NEWS STORY: New Year’s Honours
Dr Emily Shuckburgh, British Antarctic Survey’s Deputy Head of Polar Oceans, was among those named in the New Year’s Honours List. She has been awarded an OBE for services to science and the public communication of science.
Dr Emily Shuckburgh’ research is focused on understanding the role of the polar oceans in the global climate system. Her personal research concerns investigating the dynamics of the atmosphere, oceans and climate using theoretical approaches, observational studies and numerical modelling.
She holds a number of positions at the University of Cambridge. She is a fellow of Darwin College, a member of the Faculty of Mathematics and a member of the Scientific Steering Committee of the Isaac Newton Institute for Mathematical Sciences, an associate of the Cambridge Centre for Climate Change Mitigation Research, an associate fellow of the Centre for Science and Policy, and a member of the Cambridge Forum for Sustainability and the Environment. She is also a fellow of the Cambridge Institute for Sustainability Leadership, which is dedicated to working with leaders from business, government and civil society on the critical global challenges of the 21st century such as climate change, water scarcity and food security.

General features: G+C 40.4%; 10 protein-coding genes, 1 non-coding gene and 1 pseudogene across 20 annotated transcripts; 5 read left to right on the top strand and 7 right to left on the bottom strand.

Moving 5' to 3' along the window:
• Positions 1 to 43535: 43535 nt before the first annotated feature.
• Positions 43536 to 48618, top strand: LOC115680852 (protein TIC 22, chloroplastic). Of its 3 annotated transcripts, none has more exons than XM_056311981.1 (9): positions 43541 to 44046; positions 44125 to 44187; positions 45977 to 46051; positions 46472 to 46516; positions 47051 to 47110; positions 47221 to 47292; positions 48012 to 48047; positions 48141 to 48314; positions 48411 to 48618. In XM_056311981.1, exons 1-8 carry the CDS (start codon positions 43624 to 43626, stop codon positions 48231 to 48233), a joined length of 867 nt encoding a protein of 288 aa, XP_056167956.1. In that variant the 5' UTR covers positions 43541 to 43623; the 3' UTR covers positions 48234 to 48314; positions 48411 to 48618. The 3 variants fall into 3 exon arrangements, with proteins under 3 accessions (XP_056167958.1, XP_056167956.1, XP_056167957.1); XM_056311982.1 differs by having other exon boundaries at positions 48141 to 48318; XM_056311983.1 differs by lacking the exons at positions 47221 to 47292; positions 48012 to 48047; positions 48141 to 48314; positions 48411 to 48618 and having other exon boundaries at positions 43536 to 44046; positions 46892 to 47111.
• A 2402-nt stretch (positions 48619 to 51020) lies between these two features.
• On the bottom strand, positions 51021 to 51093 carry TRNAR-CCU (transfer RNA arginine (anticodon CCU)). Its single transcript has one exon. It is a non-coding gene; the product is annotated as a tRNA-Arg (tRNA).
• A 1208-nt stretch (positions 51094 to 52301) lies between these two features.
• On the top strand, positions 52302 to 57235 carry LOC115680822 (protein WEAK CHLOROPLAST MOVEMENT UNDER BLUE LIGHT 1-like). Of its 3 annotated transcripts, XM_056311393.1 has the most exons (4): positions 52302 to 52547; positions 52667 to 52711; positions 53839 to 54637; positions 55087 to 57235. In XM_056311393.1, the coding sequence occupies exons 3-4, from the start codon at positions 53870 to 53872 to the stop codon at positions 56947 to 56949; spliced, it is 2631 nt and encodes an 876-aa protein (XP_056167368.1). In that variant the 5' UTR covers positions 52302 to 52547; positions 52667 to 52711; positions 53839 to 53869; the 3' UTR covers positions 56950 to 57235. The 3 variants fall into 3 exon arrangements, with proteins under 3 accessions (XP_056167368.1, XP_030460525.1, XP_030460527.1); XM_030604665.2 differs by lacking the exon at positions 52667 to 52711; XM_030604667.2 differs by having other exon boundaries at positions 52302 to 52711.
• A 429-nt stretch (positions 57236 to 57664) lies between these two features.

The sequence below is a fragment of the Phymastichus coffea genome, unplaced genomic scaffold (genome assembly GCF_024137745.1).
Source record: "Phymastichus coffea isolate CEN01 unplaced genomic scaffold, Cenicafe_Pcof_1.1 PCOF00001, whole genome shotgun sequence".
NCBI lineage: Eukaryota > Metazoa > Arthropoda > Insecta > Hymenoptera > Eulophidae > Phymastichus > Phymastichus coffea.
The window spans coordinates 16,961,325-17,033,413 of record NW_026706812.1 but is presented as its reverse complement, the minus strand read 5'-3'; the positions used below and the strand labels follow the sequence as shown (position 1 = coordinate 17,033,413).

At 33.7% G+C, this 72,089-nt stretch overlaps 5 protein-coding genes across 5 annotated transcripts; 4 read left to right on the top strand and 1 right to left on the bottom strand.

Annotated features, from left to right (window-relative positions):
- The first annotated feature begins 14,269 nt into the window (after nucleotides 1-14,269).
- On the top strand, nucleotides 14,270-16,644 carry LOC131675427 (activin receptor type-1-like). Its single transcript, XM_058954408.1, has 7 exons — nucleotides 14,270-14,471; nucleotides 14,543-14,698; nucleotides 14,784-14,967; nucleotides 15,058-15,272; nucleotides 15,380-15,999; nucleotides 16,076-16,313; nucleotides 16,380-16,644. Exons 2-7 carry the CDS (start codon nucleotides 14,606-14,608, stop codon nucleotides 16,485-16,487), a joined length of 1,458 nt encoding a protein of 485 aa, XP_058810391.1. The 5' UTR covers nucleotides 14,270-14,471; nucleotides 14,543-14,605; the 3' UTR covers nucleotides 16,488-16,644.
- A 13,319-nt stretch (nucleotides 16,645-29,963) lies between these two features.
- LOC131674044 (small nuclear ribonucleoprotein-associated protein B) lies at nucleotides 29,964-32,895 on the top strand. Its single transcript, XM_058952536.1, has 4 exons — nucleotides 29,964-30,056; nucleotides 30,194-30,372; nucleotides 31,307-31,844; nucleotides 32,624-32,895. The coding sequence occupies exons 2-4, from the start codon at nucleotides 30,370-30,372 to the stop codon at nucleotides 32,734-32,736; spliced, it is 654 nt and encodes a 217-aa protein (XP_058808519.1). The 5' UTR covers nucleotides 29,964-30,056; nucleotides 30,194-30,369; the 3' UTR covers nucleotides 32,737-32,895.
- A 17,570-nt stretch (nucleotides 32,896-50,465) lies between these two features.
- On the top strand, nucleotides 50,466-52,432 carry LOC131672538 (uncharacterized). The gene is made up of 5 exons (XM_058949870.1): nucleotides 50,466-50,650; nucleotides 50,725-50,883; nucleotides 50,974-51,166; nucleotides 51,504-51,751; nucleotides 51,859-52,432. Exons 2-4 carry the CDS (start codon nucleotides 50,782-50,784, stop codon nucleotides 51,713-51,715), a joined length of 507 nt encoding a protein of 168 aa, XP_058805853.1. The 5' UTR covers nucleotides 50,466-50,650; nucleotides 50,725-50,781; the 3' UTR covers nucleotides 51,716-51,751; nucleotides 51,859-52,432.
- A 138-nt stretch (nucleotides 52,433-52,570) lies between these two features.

Emily is the lead-author of a report “Climate Science, the Public and the News Media”.
On hearing of the award she said,
“I believe it is vital that as scientists we ensure that our findings are communicated effectively to relevant decision-makers and that we engage with society more broadly. Given this, I was delighted to learn I would be receiving an OBE for services to science and the public communication of science. I hope that it helps to underscore that science and the public communication of science go hand-in-hand. With the recent Paris Agreement on climate change ushering in a new vision of the future, the evidence provided by climate science is going to be at the heart of planning a resilient world encompassing both mitigation and adaptation measures across our entire global system. This will require engagement with stakeholders throughout society to respond to the changing need for climate analytics.”